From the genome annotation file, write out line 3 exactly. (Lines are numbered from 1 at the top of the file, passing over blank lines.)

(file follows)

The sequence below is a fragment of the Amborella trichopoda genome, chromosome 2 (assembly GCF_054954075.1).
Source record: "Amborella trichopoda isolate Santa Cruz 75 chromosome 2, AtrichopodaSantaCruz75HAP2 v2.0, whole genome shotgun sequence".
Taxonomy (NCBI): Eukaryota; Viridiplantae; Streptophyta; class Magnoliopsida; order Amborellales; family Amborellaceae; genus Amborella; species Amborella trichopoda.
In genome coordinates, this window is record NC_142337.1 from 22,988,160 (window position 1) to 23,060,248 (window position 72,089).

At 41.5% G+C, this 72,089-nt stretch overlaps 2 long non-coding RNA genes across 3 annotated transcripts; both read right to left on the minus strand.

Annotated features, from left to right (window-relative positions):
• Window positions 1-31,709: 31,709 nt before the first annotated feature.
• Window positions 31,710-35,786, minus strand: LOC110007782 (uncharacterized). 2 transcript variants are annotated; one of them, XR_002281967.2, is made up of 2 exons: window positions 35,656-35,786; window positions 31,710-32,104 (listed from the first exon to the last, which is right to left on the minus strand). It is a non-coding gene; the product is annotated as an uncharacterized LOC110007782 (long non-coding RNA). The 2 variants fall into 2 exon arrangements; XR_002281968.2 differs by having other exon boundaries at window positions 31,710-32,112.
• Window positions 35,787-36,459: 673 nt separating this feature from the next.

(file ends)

Taxonomy (NCBI): Eukaryota; Viridiplantae; Streptophyta; class Magnoliopsida; order Amborellales; family Amborellaceae; genus Amborella; species Amborella trichopoda.